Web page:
Saying that the Hebrews despoiled Egypt is to me an anti-Egyptian (if you will) interpretation, no different than the underlying anti-Semitic interpretation of the New Covenant writings, in which it sounds like the entire Jewish nation rejected and hated Yeshua, when in truth the people loved, listened to and followed Him. There were probably tens of thousands of followers of Yeshua at the time of His death and after His resurrection, yet the interpretations of the New Covenant books and letters make it sound like the entire nation wanted Him dead. It was only the political powers that were against Yeshua, not the people, not “the Jews”. It was the leaders, not the led.
This was true of the persecution of the Jewish people under Pharaoh during the time of Moses, and it was true of the persecution of the new Believers, the Messianic Jews, in Jerusalem during the first and second centuries.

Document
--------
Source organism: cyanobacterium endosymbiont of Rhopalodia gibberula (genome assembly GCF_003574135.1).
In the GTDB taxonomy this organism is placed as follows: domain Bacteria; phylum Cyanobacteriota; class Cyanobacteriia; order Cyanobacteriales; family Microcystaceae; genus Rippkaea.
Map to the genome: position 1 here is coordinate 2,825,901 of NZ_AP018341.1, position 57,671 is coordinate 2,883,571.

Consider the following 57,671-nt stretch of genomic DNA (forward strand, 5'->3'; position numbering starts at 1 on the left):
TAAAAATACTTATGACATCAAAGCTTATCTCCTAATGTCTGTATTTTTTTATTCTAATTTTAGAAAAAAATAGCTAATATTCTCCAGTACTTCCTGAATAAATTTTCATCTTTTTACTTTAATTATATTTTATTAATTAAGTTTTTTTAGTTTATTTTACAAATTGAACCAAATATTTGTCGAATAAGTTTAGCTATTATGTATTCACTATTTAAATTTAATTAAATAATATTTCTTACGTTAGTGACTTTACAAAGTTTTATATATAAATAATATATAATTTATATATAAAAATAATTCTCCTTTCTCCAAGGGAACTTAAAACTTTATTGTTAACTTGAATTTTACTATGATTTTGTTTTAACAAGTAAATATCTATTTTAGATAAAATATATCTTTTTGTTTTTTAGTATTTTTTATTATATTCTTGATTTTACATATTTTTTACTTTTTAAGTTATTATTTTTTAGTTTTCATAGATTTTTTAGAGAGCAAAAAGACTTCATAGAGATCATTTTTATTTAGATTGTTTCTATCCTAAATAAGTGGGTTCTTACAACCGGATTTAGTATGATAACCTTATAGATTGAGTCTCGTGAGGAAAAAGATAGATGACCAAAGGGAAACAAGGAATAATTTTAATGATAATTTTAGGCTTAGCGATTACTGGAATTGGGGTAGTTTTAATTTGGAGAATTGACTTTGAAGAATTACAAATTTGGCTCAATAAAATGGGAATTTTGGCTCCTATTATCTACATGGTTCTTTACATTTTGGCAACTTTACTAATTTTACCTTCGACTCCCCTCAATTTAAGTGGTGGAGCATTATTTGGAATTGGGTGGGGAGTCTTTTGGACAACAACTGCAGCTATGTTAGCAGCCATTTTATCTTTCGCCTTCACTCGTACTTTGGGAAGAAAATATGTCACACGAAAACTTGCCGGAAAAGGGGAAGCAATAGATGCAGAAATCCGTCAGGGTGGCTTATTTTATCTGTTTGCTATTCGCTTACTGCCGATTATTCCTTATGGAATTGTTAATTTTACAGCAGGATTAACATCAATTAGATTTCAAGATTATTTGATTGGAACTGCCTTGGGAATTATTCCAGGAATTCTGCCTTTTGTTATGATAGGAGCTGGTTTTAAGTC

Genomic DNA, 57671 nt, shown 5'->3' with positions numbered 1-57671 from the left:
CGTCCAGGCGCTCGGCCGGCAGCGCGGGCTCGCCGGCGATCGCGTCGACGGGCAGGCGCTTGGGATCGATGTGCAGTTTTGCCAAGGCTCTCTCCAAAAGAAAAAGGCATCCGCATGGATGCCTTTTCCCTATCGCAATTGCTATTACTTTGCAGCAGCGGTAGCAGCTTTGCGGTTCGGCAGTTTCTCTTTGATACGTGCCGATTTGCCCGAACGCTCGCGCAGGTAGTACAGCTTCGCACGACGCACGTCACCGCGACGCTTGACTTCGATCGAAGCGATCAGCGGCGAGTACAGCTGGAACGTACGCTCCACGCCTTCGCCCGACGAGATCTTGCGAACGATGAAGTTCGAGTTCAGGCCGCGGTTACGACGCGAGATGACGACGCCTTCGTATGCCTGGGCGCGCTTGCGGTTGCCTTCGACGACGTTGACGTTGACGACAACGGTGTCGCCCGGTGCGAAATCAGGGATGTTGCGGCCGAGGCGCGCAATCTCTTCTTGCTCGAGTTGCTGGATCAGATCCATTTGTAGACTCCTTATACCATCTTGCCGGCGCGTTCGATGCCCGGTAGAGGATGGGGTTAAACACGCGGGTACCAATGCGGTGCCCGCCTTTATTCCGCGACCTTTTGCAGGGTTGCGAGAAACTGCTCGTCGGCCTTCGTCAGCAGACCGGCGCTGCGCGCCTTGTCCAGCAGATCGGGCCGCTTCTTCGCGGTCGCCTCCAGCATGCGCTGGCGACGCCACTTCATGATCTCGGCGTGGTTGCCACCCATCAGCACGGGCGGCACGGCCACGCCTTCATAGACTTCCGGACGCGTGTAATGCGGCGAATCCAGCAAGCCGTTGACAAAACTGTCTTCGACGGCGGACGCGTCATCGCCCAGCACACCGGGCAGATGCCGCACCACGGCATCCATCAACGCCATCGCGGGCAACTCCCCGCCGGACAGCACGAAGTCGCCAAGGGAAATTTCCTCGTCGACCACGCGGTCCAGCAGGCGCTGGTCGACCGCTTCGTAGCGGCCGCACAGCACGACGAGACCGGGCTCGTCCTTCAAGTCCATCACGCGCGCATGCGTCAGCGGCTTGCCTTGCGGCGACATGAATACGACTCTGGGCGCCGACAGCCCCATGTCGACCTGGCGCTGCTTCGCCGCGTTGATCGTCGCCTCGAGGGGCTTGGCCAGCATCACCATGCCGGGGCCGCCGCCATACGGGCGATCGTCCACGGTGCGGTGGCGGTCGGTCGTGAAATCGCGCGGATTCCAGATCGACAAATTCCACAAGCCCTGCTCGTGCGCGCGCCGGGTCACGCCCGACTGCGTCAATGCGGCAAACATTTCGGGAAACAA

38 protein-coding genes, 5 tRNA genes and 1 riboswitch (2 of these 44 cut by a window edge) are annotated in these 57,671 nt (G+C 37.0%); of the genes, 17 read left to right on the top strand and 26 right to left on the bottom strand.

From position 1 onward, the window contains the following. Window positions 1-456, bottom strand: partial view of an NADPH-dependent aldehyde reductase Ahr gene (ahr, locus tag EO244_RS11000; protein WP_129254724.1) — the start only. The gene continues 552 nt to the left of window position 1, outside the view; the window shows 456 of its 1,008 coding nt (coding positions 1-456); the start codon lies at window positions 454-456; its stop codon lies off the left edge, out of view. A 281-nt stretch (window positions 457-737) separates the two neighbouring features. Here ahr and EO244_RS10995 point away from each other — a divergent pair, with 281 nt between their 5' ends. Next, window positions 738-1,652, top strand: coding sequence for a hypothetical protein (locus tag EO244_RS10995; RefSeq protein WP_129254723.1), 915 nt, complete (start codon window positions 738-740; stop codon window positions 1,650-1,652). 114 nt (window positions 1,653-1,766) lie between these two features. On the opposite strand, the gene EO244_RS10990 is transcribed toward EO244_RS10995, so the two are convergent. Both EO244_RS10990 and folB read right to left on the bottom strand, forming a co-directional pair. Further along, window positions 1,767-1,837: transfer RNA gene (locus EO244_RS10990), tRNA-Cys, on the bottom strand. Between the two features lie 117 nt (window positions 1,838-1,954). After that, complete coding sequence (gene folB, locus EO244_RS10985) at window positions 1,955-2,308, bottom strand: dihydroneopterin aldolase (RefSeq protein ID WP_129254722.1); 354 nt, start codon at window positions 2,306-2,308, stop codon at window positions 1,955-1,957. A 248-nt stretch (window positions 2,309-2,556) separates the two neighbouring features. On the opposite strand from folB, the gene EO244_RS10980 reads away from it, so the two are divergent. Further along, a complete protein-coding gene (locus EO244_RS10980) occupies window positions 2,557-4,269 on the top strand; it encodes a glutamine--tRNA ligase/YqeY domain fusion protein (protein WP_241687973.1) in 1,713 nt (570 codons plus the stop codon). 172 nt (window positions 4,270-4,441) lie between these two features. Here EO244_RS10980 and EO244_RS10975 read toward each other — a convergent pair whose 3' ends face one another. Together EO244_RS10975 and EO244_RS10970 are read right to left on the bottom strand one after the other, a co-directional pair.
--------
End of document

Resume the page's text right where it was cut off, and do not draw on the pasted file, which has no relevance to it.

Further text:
Throughout the bible we see how the people suffered as a result of the sins of their leaders, we see this in the (subliminal) anti-Semitic teachings in the Christian world where so many Christians have been taught that Torah is invalid and doesn’t apply to them. Today, thank God, many Christians are becoming more aware of the fact that their Jewish roots are still valid, that Torah is still valid, and that it is not true that Yeshua died a Jew and then was resurrected as a Christian. The Epistles of Shaul are not polemics against the Torah, but apologetics for it. Yes, things will change, but the word of God does not change. Yeshua said that the world will pass away but His words will never pass away (Mark 13:31), and all of His words were in keeping with the Torah. More recently, we have had world wars, terrorism, James Jones, Charles Manson, etc. People suffering for the sins of their leaders.
What this passage reminds us is this: leaders don’t always speak for the people. That sounds bad, doesn’t it? I mean, if that’s true then we elect people based on what they say they stand for and what they will do, but that doesn’t mean when they are in power they will keep their word. Oh, really? Duh!!